On May 1st 2003, the U.S. President George W. Bush declared that the war against such an undefinable enemy – religious terrorism – was over: “Mission accomplished!”. The war in Iraq ended with the victory achieved through the dynamics of a classic war fought by modern troops. However, what did it happen next? The failure of state-building policies in Iraq and of the use of democracy as a peace-building tool appears very clear given the dramatic situation in the MENA region so far.

This is the new Middle Ages where the interests of empires, cities, corporations, churches, clans, mercenaries, etc. combine. All players are engaged to search their main interests: the control of the territory in order to exploit resources, managing trade and investments, persuading people through the seduction of the needs. Unfortunately, today, two new actors aggravate the situation of generalized chaos: the transnational organized crime and international terrorism.

These phenomena are the products of globalization that has liquefied the international trade with weapons of mass destruction, illicit goods, economy and finance, technology and information. Is at the expense of the nation State that, in some areas more than others, it has been given the prerogative of its exercise to compact communities in favor of a new subject: the market state.

Due to the inability of the national state to exercise its prerogatives, such as providing social assistance, increase education and manage the labour market, the State risks to endanger social cohesion and thus contributes to the emergence of insurrection movements.

The areas of international crisis are dramatically increasing from Asia to the Atlas Mountains, but in any case with the obvious differences. The sense of uncertainty and insecurity of the populations hails from the failure of balance between politics and economics. The international geopolitical situation and the divergence of national interests of the main actors contributes to aggravate this situation. Thus, not only China, Russia and United States as great powers, but a number of second lines are able to mine the precarious international balance by supporting unconventional actors.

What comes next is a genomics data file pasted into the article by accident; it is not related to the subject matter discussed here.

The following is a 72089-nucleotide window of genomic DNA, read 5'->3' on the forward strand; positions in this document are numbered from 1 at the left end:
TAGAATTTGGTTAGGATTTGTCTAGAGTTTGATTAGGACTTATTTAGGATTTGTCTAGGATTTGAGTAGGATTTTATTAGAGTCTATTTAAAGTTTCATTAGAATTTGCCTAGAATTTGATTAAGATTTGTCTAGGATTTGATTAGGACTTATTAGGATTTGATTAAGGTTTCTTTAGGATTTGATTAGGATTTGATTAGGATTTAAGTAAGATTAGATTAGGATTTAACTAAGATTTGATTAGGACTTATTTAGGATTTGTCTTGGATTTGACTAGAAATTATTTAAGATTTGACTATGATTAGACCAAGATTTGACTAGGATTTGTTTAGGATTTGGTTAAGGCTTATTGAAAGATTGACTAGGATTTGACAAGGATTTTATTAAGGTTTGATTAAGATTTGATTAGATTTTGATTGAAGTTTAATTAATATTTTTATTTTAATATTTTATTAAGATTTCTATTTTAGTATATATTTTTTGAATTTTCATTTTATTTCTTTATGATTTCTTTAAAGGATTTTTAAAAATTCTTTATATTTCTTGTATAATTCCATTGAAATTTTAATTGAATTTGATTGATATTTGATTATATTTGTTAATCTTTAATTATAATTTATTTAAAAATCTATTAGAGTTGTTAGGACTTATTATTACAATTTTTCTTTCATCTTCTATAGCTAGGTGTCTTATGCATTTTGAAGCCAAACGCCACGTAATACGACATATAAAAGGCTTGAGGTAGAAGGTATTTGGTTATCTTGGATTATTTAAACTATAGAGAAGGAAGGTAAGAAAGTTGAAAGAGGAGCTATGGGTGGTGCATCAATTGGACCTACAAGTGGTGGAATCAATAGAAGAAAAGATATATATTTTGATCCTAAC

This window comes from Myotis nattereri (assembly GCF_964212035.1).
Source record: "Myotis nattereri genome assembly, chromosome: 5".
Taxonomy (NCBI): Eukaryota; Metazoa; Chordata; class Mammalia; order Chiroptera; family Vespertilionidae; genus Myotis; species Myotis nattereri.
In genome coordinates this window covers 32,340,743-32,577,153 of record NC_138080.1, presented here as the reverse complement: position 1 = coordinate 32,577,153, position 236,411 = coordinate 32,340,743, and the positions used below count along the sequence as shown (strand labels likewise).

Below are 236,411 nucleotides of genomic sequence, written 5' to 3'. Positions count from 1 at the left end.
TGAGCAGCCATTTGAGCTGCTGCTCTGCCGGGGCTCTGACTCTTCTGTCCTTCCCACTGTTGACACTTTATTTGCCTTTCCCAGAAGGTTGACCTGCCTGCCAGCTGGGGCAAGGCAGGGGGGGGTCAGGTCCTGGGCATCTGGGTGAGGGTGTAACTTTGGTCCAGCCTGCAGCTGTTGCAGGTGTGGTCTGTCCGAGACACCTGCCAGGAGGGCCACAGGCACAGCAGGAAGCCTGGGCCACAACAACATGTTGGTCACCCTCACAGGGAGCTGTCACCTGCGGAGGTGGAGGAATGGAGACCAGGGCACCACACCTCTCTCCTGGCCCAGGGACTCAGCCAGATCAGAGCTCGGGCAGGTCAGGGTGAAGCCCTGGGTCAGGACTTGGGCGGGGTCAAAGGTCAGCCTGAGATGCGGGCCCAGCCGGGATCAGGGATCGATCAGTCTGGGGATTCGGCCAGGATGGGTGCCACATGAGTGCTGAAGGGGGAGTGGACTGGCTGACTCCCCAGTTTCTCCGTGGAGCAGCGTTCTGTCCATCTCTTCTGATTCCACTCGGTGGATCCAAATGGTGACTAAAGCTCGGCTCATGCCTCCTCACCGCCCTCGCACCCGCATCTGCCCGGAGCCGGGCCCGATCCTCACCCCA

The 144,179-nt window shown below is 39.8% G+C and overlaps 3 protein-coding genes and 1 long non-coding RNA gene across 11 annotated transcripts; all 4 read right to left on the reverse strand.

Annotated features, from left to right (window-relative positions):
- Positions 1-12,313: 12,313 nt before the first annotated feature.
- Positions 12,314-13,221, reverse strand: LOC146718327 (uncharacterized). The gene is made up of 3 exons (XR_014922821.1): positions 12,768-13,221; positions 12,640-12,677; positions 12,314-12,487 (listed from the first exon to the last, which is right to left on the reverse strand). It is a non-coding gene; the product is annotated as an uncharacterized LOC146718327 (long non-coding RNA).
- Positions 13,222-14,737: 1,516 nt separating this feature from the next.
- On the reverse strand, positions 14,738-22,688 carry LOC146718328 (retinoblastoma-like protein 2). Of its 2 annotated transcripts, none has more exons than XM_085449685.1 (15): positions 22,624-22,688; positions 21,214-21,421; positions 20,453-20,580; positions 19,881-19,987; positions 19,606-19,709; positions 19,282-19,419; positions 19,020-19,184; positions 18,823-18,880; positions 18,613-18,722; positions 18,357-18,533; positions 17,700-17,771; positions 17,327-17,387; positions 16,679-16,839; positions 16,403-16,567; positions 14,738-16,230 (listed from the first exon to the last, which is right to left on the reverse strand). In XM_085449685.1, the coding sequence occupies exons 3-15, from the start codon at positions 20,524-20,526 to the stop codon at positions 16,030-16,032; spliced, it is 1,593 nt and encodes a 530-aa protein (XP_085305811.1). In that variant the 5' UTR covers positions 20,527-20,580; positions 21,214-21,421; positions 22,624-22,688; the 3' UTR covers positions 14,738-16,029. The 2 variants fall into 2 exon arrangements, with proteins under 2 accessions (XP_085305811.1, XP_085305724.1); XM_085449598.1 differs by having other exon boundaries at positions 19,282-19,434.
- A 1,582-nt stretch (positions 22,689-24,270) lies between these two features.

In this difficult arena, the new actors of the contemporary Middle Ages such the organized crime and international terrorism may play an important role. Through the control of areas, it seems that they increase their power by influencing, more often determining, local policies.

If we look at the past years and we analyse the most relevant terrorist attacks, we may point out few considerations.

In particular, if we consider the past events in which they have complied with the theory of al-Qaeda intending to strike the far enemy – the United States and Western countries – in order to undermine over time its hegemonic project on the Islamic community, the situations has been changing.

Since last year, moving away from the orthodoxy of al-Qaeda and the birth of the Caliphate, the Islamic State has adopted the theory of Abu Musab al-Suri, a Syrian jihadist militant of longtime and already close to Osama bin Laden. According to him, theJihad has to be fought not by an organization (the model of al-Qaeda) but by a network of combatants, each of which is called to rise up in the name of the cause in its own territory. We came back to the game theories of Ernesto ‘Che’ Guevara, Mao Zedong and the General Vo Nguyen Giap.

In its pamphlet, “Call for a global Islamic resistance”, al-Suri states: “[…] in other words there should be an operating system, a sort of protocol, available to anyone willing to participate in the global jihad is alone, either with a group of trusted companions, instead of an operating organization […]”. In addition, the pamphlet explains the four guiding lines that represent the foundation of the new jihad:

– spontaneity;

– situationist outlook;

– decentralization;

– autonomy.

In conclusion, given the crisis of the nation state, the geopolitical situation characterized by the clash of multiple international players and the increase of areas of crisis, we can unfortunately expect the resurgence of these phenomena. The Islamic State has surely lost ground over time and, at that time, we must increase the attention and learn from the experience made to face the future followers.

ANTONIO DE BONIS

Founder and Director of GeoCrime